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AirBnB: Room for a mortgagee?

The community lettings marketplace, AirBnB, recently found itself at the centre of litigation in which a host was found to be in breach of her lease.

The AirBnB website allows users to list a property for people to rent on a short term basis. Since its launch it has become a vast global business with over 2 million listings worldwide, including over 40,000 in London. 

Unfortunately the apparent simplicity of AirBnB is far from being without its risks. For example, most residential mortgages prohibit commercial use and/or sub-letting without the lender's consent. Renting out might also be in breach of the lease (where there is one), potentially threatening a mortgagee's security and the leaseholder's home. Such risks were recently highlighted in the case of Nemcova -v- Fairfield Rents Ltd, heard in the Upper Tribunal (Lands Chamber).


Ms Iveta Nemcova owned the lease of a one-bedroom flat in Enfield, Middlesex. Under the lease, she had agreed not to use the flat, or permit it to be used, for any purpose other than as a 'private residence'.

On discovering that Ms Nemcova was letting out the flat on AirBnB, the freeholder and landlord Fairfield Rents Ltd brought an action against her, alleging breach of the terms of her lease and seeking forfeiture of it. This was despite the fact that the property remained Ms Nemcova's main residence and she paid all utility and council tax bills for it.

Whilst the lease contained clauses requiring Ms Nemcova not to assign or underlet any part of the property without the landlord's prior consent, there were no other specific restrictions on the use of the property, such as prohibiting its use for holiday lets.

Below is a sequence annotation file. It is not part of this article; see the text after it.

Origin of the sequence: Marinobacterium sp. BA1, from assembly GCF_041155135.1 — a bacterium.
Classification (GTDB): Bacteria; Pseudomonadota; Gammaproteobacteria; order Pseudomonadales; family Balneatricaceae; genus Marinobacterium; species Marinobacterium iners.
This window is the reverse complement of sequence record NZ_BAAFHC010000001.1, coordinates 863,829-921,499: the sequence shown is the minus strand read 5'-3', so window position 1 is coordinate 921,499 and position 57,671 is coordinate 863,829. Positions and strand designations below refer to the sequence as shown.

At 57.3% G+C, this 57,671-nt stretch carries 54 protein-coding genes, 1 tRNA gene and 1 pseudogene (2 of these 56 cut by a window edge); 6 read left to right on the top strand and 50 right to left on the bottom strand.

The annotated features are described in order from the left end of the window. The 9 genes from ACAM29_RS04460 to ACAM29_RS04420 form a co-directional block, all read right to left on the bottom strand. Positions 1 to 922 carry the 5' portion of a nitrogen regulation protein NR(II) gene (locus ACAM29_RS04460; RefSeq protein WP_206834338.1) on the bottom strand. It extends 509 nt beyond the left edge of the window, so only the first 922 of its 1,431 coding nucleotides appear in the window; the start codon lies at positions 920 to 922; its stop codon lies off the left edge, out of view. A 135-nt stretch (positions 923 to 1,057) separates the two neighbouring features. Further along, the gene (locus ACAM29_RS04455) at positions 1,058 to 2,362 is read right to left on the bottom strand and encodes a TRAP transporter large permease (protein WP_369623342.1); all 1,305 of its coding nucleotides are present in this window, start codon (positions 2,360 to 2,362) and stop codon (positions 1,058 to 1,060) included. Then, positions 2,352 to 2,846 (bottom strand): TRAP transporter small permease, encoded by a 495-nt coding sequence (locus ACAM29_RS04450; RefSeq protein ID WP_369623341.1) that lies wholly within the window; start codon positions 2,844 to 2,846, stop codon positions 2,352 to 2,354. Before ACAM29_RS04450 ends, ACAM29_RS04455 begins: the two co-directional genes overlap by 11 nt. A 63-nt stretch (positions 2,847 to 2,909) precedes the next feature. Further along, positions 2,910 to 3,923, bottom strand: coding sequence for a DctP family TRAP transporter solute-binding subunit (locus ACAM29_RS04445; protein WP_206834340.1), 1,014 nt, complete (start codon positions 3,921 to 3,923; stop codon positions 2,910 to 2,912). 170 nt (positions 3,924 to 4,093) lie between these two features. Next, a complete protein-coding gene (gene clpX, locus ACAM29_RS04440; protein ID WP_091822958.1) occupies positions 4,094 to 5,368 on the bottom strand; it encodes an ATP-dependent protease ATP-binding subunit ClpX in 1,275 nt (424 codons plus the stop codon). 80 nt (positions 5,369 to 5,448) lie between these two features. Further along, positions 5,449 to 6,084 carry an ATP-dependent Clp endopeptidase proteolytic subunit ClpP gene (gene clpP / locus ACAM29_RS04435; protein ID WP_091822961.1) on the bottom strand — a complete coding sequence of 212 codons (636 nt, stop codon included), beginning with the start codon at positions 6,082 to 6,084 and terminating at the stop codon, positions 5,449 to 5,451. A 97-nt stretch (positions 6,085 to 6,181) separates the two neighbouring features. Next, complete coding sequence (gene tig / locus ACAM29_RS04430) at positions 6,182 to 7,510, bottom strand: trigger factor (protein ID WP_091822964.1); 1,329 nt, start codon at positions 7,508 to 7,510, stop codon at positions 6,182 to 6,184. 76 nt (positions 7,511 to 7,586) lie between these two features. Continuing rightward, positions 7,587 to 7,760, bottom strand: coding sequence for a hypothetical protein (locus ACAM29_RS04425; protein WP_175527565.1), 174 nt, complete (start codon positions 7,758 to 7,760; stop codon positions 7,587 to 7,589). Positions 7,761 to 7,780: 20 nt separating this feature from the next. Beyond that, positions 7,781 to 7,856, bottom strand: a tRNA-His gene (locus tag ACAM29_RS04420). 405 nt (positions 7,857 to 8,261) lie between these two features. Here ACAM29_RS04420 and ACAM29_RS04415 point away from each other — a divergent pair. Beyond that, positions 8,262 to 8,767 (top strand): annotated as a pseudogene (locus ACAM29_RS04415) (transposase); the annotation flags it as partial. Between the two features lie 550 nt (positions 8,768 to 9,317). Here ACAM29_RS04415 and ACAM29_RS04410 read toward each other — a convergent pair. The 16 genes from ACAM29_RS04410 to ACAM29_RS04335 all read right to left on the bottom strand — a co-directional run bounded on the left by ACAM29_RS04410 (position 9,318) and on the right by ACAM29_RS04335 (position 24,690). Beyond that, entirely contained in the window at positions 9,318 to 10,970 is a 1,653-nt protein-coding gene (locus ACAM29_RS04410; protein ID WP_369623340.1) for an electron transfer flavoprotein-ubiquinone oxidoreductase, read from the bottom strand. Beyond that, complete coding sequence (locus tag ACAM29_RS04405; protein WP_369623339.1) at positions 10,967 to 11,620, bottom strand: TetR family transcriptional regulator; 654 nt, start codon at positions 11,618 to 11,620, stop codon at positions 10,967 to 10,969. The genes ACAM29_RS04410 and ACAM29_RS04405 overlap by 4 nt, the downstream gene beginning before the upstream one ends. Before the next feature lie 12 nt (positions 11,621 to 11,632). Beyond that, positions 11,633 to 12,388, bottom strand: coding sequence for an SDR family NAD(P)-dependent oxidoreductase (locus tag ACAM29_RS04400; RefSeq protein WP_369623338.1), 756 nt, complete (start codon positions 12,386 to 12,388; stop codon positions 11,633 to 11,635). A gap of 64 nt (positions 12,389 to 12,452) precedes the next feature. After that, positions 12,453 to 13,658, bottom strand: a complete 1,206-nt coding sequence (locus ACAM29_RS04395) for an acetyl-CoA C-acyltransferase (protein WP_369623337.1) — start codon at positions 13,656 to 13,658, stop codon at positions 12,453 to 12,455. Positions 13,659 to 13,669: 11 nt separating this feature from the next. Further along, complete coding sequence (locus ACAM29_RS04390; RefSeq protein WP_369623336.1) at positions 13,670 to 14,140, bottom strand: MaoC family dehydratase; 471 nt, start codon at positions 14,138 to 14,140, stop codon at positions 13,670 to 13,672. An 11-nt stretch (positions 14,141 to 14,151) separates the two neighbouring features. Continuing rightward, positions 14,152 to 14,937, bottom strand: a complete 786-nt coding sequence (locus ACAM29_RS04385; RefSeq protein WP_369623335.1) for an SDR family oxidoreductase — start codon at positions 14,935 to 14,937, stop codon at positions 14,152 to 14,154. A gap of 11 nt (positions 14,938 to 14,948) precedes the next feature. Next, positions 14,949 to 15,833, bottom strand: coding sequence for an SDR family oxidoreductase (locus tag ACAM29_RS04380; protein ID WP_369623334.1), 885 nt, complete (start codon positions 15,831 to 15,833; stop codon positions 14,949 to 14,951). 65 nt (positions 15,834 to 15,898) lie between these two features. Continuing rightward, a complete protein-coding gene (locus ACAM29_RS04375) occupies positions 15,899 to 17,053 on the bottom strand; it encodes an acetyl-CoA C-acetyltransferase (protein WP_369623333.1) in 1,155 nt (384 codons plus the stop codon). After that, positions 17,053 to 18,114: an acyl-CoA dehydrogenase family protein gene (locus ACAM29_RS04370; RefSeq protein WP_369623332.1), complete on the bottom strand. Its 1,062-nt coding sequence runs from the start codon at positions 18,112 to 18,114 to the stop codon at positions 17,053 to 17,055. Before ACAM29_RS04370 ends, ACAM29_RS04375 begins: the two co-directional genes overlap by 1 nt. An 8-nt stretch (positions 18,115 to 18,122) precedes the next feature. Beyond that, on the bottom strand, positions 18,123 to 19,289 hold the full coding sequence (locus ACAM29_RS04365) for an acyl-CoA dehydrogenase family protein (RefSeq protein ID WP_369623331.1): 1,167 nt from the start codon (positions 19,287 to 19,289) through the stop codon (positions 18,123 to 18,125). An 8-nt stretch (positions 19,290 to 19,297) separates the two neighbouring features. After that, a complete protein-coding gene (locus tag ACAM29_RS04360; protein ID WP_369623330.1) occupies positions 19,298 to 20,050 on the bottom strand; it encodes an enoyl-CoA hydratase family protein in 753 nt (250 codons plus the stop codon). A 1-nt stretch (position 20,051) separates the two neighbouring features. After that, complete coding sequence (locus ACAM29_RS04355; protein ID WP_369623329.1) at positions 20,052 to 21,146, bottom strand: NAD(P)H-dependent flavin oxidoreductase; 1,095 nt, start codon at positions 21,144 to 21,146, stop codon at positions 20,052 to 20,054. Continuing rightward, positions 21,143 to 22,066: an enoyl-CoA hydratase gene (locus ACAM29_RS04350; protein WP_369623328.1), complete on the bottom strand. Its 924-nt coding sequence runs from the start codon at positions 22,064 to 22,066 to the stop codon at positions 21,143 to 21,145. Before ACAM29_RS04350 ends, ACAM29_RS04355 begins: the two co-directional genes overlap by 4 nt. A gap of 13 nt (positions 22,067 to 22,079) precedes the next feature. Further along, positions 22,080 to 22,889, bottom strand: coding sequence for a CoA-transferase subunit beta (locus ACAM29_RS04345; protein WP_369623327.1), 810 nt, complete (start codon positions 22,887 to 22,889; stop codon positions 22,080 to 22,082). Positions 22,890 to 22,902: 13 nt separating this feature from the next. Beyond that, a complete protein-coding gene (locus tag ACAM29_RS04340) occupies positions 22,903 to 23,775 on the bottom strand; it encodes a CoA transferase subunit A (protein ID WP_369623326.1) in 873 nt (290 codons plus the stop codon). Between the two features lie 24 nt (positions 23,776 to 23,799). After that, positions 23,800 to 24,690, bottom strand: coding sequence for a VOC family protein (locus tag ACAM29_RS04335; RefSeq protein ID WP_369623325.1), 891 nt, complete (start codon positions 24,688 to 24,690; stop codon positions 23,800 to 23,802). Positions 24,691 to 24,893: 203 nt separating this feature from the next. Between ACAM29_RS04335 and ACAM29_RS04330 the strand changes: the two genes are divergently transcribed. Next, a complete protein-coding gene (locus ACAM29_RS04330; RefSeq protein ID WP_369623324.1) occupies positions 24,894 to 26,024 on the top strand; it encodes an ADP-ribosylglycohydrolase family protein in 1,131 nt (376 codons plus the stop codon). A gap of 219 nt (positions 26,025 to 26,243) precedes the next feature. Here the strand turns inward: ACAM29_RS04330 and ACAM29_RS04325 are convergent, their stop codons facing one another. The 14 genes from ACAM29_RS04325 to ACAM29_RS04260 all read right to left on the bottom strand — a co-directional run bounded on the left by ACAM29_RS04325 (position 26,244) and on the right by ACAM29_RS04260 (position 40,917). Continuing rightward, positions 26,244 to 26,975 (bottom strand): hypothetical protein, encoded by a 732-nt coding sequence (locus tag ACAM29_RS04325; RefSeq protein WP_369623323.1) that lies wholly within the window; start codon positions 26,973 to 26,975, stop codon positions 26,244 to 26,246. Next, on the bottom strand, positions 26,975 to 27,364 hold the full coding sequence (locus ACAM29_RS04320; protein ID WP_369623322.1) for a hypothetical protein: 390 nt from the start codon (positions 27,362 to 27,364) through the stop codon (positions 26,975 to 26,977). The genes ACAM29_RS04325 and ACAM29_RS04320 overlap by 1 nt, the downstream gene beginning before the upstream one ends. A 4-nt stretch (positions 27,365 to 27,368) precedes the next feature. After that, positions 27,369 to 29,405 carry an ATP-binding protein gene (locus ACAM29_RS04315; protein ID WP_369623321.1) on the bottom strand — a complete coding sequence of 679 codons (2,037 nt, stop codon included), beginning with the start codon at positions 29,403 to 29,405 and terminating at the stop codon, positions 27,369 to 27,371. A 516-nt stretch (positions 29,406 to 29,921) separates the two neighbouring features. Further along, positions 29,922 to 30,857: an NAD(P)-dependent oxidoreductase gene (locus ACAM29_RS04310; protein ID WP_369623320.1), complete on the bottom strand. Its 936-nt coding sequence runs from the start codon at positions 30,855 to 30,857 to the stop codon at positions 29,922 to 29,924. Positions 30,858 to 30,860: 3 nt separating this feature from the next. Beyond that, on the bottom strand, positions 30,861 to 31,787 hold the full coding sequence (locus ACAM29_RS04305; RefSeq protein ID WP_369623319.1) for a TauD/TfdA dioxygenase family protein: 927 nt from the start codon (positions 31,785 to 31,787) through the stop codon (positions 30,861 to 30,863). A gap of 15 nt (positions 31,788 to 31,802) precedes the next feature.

The key issue was therefore whether, on the 90 days or so a year when Ms Nemcova's flat was let out (mostly to holiday makers and business travellers), it was being used as a ‘private residence’.  The First Tier Tribunal held that it was not.


On appeal, the First Tier Tribunal's decision was upheld, with the judge concluding that for a property to be occupied as a private residence there needed to be an element of permanence (ie more than just at weekends and/or several nights during the week, as in this instance). Where a property was being occupied in a transient manner, such as by AirBnB customers staying for just a matter of days, there was insufficient permanence for the Tribunal to regard the property as being a private residence.

It was not relevant that the occupier might have another more permanent residence, as there was no specific requirement in the lease that the occupier must use the property as their only, main or principal residence. It was simply a matter of whether the occupation was for such a short duration that the occupier would regard it as being equivalent to a hotel room.

Somewhat unhelpfully to those seeking the clearest guidance, the Tribunal noted that its decision in this case was sensitive to the particular facts. Nevertheless, it does provide clarification of the meaning and concept of a private residence where that is relevant to the determination of whether the terms in a lease had been breached.

Commercial risks

So what are the wider implications? In terms of the practical effect of the decision, impairment of mortgage security (where the property is leasehold) is now a significant risk.